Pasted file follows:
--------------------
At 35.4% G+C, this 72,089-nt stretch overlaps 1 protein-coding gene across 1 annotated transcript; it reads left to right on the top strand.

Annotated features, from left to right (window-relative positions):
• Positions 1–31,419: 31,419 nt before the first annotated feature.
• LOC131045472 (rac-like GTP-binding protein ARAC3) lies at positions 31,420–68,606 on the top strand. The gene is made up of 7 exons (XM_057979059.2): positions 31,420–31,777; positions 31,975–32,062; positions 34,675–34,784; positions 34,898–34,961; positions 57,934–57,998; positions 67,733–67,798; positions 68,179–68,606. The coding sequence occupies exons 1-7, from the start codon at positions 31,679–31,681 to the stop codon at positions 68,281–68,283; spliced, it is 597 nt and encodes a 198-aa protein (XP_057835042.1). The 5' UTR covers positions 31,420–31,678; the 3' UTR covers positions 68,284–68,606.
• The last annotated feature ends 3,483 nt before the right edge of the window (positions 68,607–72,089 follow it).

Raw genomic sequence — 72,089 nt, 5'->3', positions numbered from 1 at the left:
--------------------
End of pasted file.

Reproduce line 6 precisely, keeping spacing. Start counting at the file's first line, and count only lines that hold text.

Raw genomic sequence — 72,089 nt, 5'->3', positions numbered from 1 at the left: